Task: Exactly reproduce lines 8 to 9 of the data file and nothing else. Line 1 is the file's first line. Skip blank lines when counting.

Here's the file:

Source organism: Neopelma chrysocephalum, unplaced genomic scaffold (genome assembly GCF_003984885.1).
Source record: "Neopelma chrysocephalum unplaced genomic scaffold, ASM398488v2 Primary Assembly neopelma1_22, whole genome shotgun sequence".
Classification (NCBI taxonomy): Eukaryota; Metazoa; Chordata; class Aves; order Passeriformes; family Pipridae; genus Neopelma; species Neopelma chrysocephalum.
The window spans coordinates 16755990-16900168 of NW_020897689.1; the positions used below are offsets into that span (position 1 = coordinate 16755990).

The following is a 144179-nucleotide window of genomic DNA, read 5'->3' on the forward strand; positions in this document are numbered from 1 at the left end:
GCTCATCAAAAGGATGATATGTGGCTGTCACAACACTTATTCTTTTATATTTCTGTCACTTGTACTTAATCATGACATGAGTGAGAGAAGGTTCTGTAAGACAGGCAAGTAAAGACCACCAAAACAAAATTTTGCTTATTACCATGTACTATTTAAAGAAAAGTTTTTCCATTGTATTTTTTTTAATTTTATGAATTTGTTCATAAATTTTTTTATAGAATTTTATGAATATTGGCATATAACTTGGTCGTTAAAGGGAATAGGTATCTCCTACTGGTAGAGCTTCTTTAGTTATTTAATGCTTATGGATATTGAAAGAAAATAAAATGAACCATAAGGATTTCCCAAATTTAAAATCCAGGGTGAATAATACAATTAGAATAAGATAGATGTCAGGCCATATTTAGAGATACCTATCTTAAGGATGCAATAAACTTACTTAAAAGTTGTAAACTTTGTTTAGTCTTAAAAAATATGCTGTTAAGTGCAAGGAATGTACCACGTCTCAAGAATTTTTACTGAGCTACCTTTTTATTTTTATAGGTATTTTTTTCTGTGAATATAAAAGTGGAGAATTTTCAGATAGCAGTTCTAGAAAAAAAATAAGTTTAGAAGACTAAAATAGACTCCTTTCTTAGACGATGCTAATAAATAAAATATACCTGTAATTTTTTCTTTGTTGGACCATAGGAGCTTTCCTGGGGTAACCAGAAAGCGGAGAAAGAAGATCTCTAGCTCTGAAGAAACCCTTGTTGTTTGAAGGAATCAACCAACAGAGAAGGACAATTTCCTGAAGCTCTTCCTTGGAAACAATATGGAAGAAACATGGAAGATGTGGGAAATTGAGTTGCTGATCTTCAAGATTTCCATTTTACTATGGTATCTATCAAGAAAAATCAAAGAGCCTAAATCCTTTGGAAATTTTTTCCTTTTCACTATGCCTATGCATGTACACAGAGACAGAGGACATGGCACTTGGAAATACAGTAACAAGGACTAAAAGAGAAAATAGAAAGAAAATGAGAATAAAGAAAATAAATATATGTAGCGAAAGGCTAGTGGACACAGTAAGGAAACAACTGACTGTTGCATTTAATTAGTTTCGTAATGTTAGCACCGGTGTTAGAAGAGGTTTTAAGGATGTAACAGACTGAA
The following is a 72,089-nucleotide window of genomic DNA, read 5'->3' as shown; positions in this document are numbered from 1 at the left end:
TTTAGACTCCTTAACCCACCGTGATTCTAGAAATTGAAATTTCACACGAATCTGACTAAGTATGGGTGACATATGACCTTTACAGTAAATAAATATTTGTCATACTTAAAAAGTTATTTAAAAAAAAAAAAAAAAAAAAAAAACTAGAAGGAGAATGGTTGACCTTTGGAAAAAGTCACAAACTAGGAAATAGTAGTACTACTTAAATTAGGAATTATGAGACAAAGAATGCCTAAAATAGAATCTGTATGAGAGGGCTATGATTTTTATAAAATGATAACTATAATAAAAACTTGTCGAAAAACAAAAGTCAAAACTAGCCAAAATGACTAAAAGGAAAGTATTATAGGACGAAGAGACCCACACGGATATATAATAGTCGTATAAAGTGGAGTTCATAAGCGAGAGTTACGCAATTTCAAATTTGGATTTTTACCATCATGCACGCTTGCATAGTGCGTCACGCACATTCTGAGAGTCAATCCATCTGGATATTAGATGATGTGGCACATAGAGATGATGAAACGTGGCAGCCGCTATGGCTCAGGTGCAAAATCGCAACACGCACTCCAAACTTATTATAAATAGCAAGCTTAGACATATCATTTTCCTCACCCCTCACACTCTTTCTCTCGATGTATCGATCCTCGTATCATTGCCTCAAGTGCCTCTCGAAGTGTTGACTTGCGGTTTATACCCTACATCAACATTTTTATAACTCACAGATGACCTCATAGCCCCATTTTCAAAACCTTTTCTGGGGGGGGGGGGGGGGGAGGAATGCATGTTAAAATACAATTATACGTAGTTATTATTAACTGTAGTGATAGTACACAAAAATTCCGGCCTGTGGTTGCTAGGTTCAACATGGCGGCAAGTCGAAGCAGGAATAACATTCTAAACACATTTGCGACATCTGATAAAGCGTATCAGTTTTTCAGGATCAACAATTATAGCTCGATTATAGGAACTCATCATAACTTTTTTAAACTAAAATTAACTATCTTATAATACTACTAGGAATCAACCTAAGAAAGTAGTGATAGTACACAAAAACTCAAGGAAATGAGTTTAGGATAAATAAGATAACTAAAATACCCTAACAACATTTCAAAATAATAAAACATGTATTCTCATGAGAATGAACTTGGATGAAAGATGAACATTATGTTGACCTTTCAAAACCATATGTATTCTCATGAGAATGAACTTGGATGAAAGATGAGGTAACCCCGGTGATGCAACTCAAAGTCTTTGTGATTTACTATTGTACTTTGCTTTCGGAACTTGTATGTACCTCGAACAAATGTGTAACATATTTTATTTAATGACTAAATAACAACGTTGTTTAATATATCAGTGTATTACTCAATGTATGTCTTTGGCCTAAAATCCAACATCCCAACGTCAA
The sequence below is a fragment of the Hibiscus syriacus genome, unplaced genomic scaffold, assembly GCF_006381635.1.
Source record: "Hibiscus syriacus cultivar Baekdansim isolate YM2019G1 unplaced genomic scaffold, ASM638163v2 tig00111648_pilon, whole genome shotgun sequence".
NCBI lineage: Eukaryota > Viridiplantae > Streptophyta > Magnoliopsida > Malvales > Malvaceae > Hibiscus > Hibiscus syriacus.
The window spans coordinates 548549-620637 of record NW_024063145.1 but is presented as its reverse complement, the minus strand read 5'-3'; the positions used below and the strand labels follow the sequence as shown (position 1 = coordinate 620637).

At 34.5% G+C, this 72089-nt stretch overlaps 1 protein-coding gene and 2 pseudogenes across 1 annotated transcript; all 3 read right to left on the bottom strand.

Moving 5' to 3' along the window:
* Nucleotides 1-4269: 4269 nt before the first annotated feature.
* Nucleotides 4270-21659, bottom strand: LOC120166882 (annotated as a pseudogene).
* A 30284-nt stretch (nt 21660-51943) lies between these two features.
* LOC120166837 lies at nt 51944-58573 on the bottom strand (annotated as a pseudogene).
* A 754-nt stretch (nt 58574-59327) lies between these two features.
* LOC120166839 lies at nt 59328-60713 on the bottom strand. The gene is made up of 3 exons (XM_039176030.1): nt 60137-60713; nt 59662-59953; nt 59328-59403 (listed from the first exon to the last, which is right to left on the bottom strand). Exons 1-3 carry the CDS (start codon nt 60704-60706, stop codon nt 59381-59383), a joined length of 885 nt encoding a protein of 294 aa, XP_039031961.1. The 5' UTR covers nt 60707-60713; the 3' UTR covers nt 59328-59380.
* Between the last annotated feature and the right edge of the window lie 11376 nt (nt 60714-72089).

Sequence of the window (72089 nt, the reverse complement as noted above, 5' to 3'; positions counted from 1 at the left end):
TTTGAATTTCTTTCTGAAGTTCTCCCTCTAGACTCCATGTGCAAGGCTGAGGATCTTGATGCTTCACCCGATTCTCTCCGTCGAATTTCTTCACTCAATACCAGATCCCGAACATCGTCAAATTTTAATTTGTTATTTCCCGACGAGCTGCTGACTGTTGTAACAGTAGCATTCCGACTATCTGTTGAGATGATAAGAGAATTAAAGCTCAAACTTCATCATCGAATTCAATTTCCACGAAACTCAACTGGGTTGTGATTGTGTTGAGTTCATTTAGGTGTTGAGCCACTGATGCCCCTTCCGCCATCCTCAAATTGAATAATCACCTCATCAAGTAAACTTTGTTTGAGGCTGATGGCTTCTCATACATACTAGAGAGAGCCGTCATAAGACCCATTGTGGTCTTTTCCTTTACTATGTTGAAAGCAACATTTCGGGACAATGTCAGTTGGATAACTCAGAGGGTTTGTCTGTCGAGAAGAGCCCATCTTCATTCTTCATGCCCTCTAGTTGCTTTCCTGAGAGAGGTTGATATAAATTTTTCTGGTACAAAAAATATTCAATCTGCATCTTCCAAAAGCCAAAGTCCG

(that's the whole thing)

TTTAGACTCCTTAACCCACCGTGATTCTAGAAATTGAAATTTCACACGAATCTGACTAAGTATGGGTGACATATGACCTTTACAGTAAATAAATATTTGTCATACTTAAAAAGTTATTTAAAAAAAAAAAAAAAAAAAAAAAACTAGAAGGAGAATGGTTGACCTTTGGAAAAAGTCACAAACTAGGAAATAGTAGTACTACTTAAATTAGGAATTATGAGACAAAGAATGCCTAAAATAGAATCTGTATGAGAGGGCTATGATTTTTATAAAATGATAACTATAATAAAAACTTGTCGAAAAACAAAAGTCAAAACTAGCCAAAATGACTAAAAGGAAAGTATTATAGGACGAAGAGACCCACACGGATATATAATAGTCGTATAAAGTGGAGTTCATAAGCGAGAGTTACGCAATTTCAAATTTGGATTTTTACCATCATGCACGCTTGCATAGTGCGTCACGCACATTCTGAGAGTCAATCCATCTGGATATTAGATGATGTGGCACATAGAGATGATGAAACGTGGCAGCCGCTATGGCTCAGGTGCAAAATCGCAACACGCACTCCAAACTTATTATAAATAGCAAGCTTAGACATATCATTTTCCTCACCCCTCACACTCTTTCTCTCGATGTATCGATCCTCGTATCATTGCCTCAAGTGCCTCTCGAAGTGTTGACTTGCGGTTTATACCCTACATCAACATTTTTATAACTCACAGATGACCTCATAGCCCCATTTTCAAAACCTTTTCTGGGGGGGGGGGGGGGGGAGGAATGCATGTTAAAATACAATTATACGTAGTTATTATTAACTGTAGTGATAGTACACAAAAATTCCGGCCTGTGGTTGCTAGGTTCAACATGGCGGCAAGTCGAAGCAGGAATAACATTCTAAACACATTTGCGACATCTGATAAAGCGTATCAGTTTTTCAGGATCAACAATTATAGCTCGATTATAGGAACTCATCATAACTTTTTTAAACTAAAATTAACTATCTTATAATACTACTAGGAATCAACCTAAGAAAGTAGTGATAGTACACAAAAACTCAAGGAAATGAGTTTAGGATAAATAAGATAACTAAAATACCCTAACAACATTTCAAAATAATAAAACATGTATTCTCATGAGAATGAACTTGGATGAAAGATGAACATTATGTTGACCTTTCAAAACCATATGTATTCTCATGAGAATGAACTTGGATGAAAGATGAGGTAACCCCGGTGATGCAACTCAAAGTCTTTGTGATTTACTATTGTACTTTGCTTTCGGAACTTGTATGTACCTCGAACAAATGTGTAACATATTTTATTTAATGACTAAATAACAACGTTGTTTAATATATCAGTGTATTACTCAATGTATGTCTTTGGCCTAAAATCCAACATCCCAACGTCAA
The sequence below is a fragment of the Hibiscus syriacus genome, unplaced genomic scaffold, assembly GCF_006381635.1.